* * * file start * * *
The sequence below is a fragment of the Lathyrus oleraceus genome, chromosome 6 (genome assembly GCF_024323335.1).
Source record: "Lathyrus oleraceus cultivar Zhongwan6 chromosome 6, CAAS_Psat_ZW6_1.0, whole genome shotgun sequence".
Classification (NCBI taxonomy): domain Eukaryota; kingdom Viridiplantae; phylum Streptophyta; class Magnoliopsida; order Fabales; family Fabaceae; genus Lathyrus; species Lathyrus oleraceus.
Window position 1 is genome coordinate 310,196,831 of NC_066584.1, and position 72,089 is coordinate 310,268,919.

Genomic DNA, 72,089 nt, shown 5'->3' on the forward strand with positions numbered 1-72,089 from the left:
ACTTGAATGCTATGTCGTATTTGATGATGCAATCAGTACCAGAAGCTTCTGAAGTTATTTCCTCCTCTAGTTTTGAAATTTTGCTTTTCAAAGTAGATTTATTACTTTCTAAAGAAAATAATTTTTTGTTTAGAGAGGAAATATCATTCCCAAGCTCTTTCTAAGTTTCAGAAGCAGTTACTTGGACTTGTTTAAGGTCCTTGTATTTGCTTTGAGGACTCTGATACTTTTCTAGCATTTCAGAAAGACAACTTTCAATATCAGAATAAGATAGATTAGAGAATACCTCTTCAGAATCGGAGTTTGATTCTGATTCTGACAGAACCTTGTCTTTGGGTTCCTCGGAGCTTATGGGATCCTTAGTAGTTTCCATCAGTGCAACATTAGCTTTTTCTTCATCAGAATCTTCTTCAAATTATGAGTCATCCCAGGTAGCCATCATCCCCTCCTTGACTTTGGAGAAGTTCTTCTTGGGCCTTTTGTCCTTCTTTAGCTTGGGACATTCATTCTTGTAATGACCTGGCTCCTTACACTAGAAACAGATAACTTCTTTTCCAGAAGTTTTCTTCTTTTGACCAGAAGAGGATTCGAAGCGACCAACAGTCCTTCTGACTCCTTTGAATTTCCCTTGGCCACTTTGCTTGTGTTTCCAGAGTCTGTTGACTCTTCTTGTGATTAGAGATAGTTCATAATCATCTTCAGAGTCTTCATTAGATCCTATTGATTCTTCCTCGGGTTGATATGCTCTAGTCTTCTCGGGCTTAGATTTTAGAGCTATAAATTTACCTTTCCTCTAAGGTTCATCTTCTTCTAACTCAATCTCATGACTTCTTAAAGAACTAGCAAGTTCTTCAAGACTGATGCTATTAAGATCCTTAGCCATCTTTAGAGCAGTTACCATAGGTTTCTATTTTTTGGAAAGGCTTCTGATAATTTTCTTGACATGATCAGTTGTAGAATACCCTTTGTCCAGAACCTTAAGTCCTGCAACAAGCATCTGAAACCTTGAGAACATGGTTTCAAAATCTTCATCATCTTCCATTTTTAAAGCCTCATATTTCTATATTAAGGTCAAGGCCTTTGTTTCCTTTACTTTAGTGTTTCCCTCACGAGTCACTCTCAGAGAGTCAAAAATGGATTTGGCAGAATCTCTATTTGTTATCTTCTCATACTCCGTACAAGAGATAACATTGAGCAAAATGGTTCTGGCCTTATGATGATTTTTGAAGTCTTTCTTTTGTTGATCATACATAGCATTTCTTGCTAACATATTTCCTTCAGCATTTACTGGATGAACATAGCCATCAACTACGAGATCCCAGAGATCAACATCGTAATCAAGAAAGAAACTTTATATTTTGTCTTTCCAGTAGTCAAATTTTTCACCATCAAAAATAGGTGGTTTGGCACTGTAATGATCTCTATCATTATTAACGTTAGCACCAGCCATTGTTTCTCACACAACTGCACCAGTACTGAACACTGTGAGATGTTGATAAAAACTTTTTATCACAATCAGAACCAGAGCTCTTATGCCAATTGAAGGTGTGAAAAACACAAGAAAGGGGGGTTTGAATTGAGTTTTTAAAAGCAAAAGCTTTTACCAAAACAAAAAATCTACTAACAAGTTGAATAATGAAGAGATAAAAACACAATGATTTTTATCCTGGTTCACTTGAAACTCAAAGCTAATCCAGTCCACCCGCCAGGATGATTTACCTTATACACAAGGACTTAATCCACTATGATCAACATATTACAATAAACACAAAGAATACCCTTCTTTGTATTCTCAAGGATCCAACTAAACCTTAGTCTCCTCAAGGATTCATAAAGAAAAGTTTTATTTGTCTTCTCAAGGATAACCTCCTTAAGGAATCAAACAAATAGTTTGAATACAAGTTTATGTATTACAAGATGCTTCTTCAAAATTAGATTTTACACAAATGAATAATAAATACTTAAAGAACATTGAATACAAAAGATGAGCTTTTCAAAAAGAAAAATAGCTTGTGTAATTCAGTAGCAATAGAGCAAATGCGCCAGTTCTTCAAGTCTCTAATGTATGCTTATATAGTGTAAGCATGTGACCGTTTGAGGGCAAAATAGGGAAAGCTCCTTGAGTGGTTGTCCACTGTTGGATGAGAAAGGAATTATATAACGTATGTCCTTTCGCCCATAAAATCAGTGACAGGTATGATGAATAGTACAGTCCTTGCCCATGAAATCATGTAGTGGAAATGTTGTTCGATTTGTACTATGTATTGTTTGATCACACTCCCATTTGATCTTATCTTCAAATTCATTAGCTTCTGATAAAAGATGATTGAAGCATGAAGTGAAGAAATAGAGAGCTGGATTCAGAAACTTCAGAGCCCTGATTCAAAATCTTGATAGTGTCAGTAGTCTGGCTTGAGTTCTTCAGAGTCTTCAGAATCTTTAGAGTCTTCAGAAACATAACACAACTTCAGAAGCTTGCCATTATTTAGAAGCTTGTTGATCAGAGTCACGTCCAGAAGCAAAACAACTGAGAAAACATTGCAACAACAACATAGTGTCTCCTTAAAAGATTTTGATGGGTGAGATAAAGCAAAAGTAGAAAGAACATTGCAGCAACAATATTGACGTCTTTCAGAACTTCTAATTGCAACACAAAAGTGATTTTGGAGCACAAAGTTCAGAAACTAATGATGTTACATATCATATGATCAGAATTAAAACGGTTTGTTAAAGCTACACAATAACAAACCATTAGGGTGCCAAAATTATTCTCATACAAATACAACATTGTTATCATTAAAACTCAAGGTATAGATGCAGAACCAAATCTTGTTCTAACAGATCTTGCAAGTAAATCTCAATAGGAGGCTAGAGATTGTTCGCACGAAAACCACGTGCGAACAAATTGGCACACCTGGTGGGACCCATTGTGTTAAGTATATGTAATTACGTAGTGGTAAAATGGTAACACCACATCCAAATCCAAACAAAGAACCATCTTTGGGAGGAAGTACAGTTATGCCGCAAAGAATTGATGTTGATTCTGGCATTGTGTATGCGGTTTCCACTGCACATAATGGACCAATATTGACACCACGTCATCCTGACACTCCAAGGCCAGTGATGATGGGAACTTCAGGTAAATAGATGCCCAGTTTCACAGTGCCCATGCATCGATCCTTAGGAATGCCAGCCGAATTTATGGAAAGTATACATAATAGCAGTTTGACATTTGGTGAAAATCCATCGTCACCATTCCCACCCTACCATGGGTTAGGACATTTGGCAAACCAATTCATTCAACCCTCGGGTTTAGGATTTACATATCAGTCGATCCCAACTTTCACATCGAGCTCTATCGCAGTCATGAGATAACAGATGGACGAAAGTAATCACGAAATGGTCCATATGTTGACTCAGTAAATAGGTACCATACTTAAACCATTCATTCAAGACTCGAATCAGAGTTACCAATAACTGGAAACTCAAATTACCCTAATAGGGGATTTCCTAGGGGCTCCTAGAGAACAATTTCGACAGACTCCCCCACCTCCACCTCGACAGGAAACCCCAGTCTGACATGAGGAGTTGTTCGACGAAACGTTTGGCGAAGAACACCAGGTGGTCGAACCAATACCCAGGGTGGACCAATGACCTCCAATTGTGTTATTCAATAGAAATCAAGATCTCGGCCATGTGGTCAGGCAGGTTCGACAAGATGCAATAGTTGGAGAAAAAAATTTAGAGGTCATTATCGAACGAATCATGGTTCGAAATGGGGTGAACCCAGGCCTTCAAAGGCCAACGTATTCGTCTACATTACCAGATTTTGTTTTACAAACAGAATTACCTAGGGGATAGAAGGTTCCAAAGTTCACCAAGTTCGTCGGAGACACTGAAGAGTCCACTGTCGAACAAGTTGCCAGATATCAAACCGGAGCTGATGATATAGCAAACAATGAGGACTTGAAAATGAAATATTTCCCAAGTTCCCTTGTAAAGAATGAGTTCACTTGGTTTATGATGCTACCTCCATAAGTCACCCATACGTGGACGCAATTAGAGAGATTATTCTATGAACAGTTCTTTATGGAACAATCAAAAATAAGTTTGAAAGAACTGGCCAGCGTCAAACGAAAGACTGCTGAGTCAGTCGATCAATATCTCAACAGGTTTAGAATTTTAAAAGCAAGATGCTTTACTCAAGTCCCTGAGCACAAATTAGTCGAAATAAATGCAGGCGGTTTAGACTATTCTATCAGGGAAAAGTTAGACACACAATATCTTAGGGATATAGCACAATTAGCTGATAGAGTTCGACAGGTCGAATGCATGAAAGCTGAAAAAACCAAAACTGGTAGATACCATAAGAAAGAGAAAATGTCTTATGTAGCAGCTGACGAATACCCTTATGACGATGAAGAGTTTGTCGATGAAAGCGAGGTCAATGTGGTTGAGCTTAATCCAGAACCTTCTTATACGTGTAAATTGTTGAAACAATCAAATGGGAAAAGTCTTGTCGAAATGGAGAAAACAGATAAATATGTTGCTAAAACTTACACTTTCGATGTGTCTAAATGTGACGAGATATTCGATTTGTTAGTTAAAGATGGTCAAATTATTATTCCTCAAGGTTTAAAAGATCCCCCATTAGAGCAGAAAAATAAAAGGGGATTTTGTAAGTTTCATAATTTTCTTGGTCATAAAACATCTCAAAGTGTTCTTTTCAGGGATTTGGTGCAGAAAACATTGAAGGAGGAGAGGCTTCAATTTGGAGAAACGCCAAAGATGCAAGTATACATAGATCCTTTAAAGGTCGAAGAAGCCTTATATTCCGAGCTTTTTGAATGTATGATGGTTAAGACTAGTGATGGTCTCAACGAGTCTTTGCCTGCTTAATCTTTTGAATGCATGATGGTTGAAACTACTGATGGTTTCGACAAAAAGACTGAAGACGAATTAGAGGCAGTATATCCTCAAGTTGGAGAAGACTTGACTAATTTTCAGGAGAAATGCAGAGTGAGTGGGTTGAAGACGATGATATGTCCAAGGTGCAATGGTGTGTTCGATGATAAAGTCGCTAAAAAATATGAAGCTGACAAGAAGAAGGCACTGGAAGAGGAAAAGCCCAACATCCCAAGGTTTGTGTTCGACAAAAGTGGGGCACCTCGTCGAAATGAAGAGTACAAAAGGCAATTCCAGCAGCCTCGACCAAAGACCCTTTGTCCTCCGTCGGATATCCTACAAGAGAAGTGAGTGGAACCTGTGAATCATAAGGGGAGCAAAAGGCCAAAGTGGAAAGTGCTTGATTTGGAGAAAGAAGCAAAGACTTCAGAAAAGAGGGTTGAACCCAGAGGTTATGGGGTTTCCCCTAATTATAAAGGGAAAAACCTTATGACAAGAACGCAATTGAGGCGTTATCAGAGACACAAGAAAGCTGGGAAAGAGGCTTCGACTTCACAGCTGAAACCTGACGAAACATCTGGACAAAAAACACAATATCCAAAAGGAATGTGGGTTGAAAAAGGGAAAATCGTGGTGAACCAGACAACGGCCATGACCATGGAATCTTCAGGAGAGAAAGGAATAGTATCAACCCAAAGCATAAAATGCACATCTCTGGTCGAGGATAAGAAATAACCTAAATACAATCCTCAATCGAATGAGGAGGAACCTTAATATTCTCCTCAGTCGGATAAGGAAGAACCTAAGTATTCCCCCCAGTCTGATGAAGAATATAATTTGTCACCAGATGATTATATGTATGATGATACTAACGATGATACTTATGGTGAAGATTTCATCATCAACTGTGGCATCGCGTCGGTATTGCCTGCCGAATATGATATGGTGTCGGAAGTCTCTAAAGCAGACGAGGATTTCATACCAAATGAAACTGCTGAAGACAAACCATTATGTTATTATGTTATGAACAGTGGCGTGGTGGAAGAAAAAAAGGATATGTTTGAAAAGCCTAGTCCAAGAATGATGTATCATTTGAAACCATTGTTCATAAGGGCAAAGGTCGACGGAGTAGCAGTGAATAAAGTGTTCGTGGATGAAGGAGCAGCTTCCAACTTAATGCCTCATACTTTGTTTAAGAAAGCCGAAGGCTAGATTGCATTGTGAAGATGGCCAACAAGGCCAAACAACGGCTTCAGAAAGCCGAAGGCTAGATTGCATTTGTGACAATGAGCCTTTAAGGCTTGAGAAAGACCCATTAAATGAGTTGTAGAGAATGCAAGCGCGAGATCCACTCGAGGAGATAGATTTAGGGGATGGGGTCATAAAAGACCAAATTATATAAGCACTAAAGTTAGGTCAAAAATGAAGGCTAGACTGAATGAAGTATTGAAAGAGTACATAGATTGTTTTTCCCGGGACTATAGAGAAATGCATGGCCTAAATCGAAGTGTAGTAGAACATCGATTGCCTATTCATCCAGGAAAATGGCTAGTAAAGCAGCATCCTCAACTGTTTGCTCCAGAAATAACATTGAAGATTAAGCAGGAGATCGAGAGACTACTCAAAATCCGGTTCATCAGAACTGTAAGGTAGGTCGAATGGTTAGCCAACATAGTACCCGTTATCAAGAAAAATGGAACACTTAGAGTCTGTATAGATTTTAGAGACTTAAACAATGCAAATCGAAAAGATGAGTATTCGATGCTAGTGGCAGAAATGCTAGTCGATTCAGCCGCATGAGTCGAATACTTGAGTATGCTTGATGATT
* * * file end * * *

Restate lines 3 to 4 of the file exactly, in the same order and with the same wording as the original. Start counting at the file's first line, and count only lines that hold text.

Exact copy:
Classification (NCBI taxonomy): domain Eukaryota; kingdom Viridiplantae; phylum Streptophyta; class Magnoliopsida; order Fabales; family Fabaceae; genus Lathyrus; species Lathyrus oleraceus.
Window position 1 is genome coordinate 310,196,831 of NC_066584.1, and position 72,089 is coordinate 310,268,919.